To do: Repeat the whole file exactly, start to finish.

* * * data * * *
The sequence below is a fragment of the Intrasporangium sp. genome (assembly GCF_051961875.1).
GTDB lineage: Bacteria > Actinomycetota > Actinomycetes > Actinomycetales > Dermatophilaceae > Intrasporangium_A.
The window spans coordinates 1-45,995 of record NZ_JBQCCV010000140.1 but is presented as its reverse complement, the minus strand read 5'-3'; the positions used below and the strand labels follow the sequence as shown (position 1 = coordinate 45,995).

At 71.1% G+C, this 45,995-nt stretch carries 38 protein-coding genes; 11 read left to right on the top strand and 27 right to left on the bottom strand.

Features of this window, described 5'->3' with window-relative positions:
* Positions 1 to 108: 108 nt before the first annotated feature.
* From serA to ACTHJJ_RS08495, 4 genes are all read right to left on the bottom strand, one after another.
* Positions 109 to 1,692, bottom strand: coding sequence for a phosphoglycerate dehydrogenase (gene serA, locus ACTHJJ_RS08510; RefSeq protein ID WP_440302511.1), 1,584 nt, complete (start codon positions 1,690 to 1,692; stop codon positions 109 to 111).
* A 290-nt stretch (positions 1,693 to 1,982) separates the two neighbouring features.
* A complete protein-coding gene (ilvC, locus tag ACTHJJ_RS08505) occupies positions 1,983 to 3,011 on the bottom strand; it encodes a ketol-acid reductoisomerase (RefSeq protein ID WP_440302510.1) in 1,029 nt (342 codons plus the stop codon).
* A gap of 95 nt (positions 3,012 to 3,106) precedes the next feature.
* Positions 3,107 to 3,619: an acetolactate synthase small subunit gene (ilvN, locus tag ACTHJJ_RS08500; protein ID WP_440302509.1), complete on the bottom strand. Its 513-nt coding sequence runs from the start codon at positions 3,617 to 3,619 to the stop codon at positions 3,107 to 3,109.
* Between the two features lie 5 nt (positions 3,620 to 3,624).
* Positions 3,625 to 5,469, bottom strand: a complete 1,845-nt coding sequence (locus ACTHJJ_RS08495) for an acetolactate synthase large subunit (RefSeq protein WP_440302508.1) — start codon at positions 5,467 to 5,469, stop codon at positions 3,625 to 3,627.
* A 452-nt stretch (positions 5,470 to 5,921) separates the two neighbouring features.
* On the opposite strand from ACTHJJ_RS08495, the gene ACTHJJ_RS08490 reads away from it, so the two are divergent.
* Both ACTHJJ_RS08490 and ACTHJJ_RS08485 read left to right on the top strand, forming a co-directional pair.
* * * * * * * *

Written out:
The sequence below is a fragment of the Intrasporangium sp. genome (assembly GCF_051961875.1).
GTDB lineage: Bacteria > Actinomycetota > Actinomycetes > Actinomycetales > Dermatophilaceae > Intrasporangium_A.
The window spans coordinates 1-45,995 of record NZ_JBQCCV010000140.1 but is presented as its reverse complement, the minus strand read 5'-3'; the positions used below and the strand labels follow the sequence as shown (position 1 = coordinate 45,995).

At 71.1% G+C, this 45,995-nt stretch carries 38 protein-coding genes; 11 read left to right on the top strand and 27 right to left on the bottom strand.

Features of this window, described 5'->3' with window-relative positions:
* Positions 1 to 108: 108 nt before the first annotated feature.
* From serA to ACTHJJ_RS08495, 4 genes are all read right to left on the bottom strand, one after another.
* Positions 109 to 1,692, bottom strand: coding sequence for a phosphoglycerate dehydrogenase (gene serA, locus ACTHJJ_RS08510; RefSeq protein ID WP_440302511.1), 1,584 nt, complete (start codon positions 1,690 to 1,692; stop codon positions 109 to 111).
* A 290-nt stretch (positions 1,693 to 1,982) separates the two neighbouring features.
* A complete protein-coding gene (ilvC, locus tag ACTHJJ_RS08505) occupies positions 1,983 to 3,011 on the bottom strand; it encodes a ketol-acid reductoisomerase (RefSeq protein ID WP_440302510.1) in 1,029 nt (342 codons plus the stop codon).
* A gap of 95 nt (positions 3,012 to 3,106) precedes the next feature.
* Positions 3,107 to 3,619: an acetolactate synthase small subunit gene (ilvN, locus tag ACTHJJ_RS08500; protein ID WP_440302509.1), complete on the bottom strand. Its 513-nt coding sequence runs from the start codon at positions 3,617 to 3,619 to the stop codon at positions 3,107 to 3,109.
* Between the two features lie 5 nt (positions 3,620 to 3,624).
* Positions 3,625 to 5,469, bottom strand: a complete 1,845-nt coding sequence (locus ACTHJJ_RS08495) for an acetolactate synthase large subunit (RefSeq protein WP_440302508.1) — start codon at positions 5,467 to 5,469, stop codon at positions 3,625 to 3,627.
* A 452-nt stretch (positions 5,470 to 5,921) separates the two neighbouring features.
* On the opposite strand from ACTHJJ_RS08495, the gene ACTHJJ_RS08490 reads away from it, so the two are divergent.
* Both ACTHJJ_RS08490 and ACTHJJ_RS08485 read left to right on the top strand, forming a co-directional pair.